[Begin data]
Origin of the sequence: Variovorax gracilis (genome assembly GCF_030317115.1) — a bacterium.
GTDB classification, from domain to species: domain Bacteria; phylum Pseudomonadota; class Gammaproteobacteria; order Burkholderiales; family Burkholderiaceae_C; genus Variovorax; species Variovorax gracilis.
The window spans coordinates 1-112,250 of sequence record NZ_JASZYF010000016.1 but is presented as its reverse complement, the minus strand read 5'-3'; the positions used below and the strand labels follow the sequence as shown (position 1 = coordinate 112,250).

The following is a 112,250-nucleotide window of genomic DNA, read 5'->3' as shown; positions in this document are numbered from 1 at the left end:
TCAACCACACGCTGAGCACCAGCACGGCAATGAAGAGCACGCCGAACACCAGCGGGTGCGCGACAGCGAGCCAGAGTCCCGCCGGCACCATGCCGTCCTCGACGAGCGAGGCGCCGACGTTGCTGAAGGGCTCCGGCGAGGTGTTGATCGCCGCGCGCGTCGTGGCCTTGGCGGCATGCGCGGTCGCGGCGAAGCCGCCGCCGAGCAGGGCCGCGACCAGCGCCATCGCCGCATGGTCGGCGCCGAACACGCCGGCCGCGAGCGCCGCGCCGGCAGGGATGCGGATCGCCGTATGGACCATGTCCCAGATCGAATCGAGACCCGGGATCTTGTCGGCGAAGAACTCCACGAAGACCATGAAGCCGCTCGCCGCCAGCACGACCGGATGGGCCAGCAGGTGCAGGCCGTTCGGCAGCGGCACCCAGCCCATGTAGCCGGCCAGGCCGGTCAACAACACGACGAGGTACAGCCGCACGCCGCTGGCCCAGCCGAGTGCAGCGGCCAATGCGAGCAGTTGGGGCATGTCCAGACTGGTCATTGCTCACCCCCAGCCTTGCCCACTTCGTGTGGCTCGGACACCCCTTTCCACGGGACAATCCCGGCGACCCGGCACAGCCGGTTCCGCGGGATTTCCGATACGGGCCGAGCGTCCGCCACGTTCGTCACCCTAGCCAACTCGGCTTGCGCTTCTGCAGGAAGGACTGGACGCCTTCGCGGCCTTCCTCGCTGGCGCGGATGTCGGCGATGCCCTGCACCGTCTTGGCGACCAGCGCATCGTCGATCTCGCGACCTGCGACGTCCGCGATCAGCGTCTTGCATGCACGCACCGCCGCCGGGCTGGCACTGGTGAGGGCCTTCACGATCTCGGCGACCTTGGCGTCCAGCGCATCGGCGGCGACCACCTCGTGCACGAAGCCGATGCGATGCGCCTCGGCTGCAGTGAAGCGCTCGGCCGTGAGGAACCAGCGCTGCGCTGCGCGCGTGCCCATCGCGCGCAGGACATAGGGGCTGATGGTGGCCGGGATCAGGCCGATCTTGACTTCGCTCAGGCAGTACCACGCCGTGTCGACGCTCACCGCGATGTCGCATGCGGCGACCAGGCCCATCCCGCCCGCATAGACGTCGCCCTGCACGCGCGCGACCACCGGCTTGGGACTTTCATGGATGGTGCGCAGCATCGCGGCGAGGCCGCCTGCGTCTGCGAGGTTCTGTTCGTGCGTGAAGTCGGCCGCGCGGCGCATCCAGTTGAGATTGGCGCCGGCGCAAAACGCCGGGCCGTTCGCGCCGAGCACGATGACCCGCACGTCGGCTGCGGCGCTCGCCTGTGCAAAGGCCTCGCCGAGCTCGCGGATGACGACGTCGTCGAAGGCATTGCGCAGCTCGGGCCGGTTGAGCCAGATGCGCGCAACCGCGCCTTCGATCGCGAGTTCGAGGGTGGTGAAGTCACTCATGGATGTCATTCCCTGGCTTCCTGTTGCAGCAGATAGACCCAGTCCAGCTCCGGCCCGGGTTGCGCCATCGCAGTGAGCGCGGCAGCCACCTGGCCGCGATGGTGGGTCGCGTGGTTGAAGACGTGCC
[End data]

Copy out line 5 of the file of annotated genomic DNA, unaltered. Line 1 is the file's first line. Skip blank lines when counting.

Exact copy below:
TCAACCACACGCTGAGCACCAGCACGGCAATGAAGAGCACGCCGAACACCAGCGGGTGCGCGACAGCGAGCCAGAGTCCCGCCGGCACCATGCCGTCCTCGACGAGCGAGGCGCCGACGTTGCTGAAGGGCTCCGGCGAGGTGTTGATCGCCGCGCGCGTCGTGGCCTTGGCGGCATGCGCGGTCGCGGCGAAGCCGCCGCCGAGCAGGGCCGCGACCAGCGCCATCGCCGCATGGTCGGCGCCGAACACGCCGGCCGCGAGCGCCGCGCCGGCAGGGATGCGGATCGCCGTATGGACCATGTCCCAGATCGAATCGAGACCCGGGATCTTGTCGGCGAAGAACTCCACGAAGACCATGAAGCCGCTCGCCGCCAGCACGACCGGATGGGCCAGCAGGTGCAGGCCGTTCGGCAGCGGCACCCAGCCCATGTAGCCGGCCAGGCCGGTCAACAACACGACGAGGTACAGCCGCACGCCGCTGGCCCAGCCGAGTGCAGCGGCCAATGCGAGCAGTTGGGGCATGTCCAGACTGGTCATTGCTCACCCCCAGCCTTGCCCACTTCGTGTGGCTCGGACACCCCTTTCCACGGGACAATCCCGGCGACCCGGCACAGCCGGTTCCGCGGGATTTCCGATACGGGCCGAGCGTCCGCCACGTTCGTCACCCTAGCCAACTCGGCTTGCGCTTCTGCAGGAAGGACTGGACGCCTTCGCGGCCTTCCTCGCTGGCGCGGATGTCGGCGATGCCCTGCACCGTCTTGGCGACCAGCGCATCGTCGATCTCGCGACCTGCGACGTCCGCGATCAGCGTCTTGCATGCACGCACCGCCGCCGGGCTGGCACTGGTGAGGGCCTTCACGATCTCGGCGACCTTGGCGTCCAGCGCATCGGCGGCGACCACCTCGTGCACGAAGCCGATGCGATGCGCCTCGGCTGCAGTGAAGCGCTCGGCCGTGAGGAACCAGCGCTGCGCTGCGCGCGTGCCCATCGCGCGCAGGACATAGGGGCTGATGGTGGCCGGGATCAGGCCGATCTTGACTTCGCTCAGGCAGTACCACGCCGTGTCGACGCTCACCGCGATGTCGCATGCGGCGACCAGGCCCATCCCGCCCGCATAGACGTCGCCCTGCACGCGCGCGACCACCGGCTTGGGACTTTCATGGATGGTGCGCAGCATCGCGGCGAGGCCGCCTGCGTCTGCGAGGTTCTGTTCGTGCGTGAAGTCGGCCGCGCGGCGCATCCAGTTGAGATTGGCGCCGGCGCAAAACGCCGGGCCGTTCGCGCCGAGCACGATGACCCGCACGTCGGCTGCGGCGCTCGCCTGTGCAAAGGCCTCGCCGAGCTCGCGGATGACGACGTCGTCGAAGGCATTGCGCAGCTCGGGCCGGTTGAGCCAGATGCGCGCAACCGCGCCTTCGATCGCGAGTTCGAGGGTGGTGAAGTCACTCATGGATGTCATTCCCTGGCTTCCTGTTGCAGCAGATAGACCCAGTCCAGCTCCGGCCCGGGTTGCGCCATCGCAGTGAGCGCGGCAGCCACCTGGCCGCGATGGTGGGTCGCGTGGTTGAAGACGTGCC